Cambridge University student Brian Roberts arrives in Berlin in 1931 to complete his German studies. Without much money, he plans on making a living teaching English while living in an inexpensive rooming house, where he befriends another of the tenants, American Sally Bowles. She is outwardly a flamboyant, perpetually happy person who works as a singer at the decadent Kit Kat Klub, a cabaret styled venue. Sally's outward façade is matched by that of the Klub, overseen by the omnipresent Master of Ceremonies. Sally draws Brian into her world, and initially wants him to be one of her many lovers, until she learns that he is a homosexual, albeit a celibate one. Among their other friends are his students, the poor Fritz Wendel, who wants to be a gigolo to live a comfortable life, and the straight-laced and beautiful Natalia Landauer, a Jewish heiress. Fritz initially sees Natalia as his money ticket, but eventually falls for her. However Natalia is suspect of his motives and cannot ... Written by
British author Christopher Isherwood, who originated the character of Sally Bowles in his short story "Goodbye to Berlin", enjoyed the attention the movie "Cabaret" brought to his career, but felt Liza Minnelli was too talented for the role. Sally, an amateur talent who lived under the delusion she had star quality, was, according to Isherwood, the antithesis of "Judy Garland's daughter". See more »
The subtitles are inconsistent with how they show German speech/singing. During the opening, with the Master of Ceremonies (MC) singing in different languages, the subtitles show the German words in German. In at least one other part of the movie (when he's singing/dancing with the ape), some German words are translated into English in the subtitles. In this same ape scene, it may seem to non-German speakers or to viewers with no knowledge of what spoken German actually sounds like, that the MC is inconsistent with his pronunciation of English words that start with 'W'. Sometimes he pronounces them as if they start with a 'W', sometimes with a 'V' (for example, the German "Willkommen" (English "welcome") may appear to an English speaker as if it should be pronounced with a "w" sound, but a native German speaker will, in fact, pronounce it as if it started with an English "v" sound (villkommen). See more »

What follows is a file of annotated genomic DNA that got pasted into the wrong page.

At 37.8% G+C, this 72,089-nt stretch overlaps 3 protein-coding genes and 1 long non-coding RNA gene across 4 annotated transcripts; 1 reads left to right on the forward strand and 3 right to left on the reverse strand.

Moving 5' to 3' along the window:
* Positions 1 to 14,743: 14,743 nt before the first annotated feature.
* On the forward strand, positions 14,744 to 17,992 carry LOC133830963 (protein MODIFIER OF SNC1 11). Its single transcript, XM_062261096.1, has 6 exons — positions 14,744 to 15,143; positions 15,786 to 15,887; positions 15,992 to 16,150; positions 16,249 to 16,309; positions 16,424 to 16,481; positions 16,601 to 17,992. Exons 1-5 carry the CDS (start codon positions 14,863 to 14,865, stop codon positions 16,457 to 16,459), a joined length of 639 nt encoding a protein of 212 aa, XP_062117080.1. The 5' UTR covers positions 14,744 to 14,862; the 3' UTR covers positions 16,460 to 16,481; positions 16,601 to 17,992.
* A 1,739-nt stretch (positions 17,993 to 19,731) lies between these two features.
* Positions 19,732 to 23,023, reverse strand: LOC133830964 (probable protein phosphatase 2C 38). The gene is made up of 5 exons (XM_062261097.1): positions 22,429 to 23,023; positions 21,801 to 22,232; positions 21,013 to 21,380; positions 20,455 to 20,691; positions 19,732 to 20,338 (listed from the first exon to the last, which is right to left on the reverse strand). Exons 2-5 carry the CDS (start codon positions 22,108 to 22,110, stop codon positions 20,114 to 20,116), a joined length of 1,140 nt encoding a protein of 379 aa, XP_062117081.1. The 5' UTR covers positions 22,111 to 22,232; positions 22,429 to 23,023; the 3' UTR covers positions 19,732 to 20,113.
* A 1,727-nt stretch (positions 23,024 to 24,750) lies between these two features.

Of course, I may bring a boyfriend home occasionally, but only occasionally, because I do think that one ought to go to the man's room if one can. I mean, it doesn't look so much as if one expected it, does it?
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The best musical & one of the best films ever made
This landmark masterpiece defies strict classification. It is one of a few movies which defines cinema. It's undefinable as a genre because it works as a musical, as drama, as a comedy, as a war movie, as a social satire, as a historical epic, as a masterpiece of cinematic choreography, AND THE LIST GOES ON. Interestingly, it is over powering not only as a film, but as an original Broadway musical, a novel, a play, and most recently as a revamped musical which incorporates the new songs and choreography created especially for the film into the original show. And the Tony and other awards from other media keep pouring in. The new DVD version is a must. This is the movie that in a very tight Oscar race year (like 1939 with Gone with the Wind, etc.), won NINE Academy Awards. And that against the Godfather! (Part I, just for starters.) The late Bob Fosse did score a major coup by winning the Best Director Award over the favored legendary Director of the Godfather. Fosse's delegacy lives on...on film, and on stage right now in London, Berlin, and New York where the CABARET revival, did I mention CHICAGO?, and FOSSE, the musical- based on his life- including a piece from the movie of Cabaret continue to dazzle new generations. The DVD is a knock out too. Truly one of the best, a cliche often said. THIS CLAIM, however, IS A FACT.
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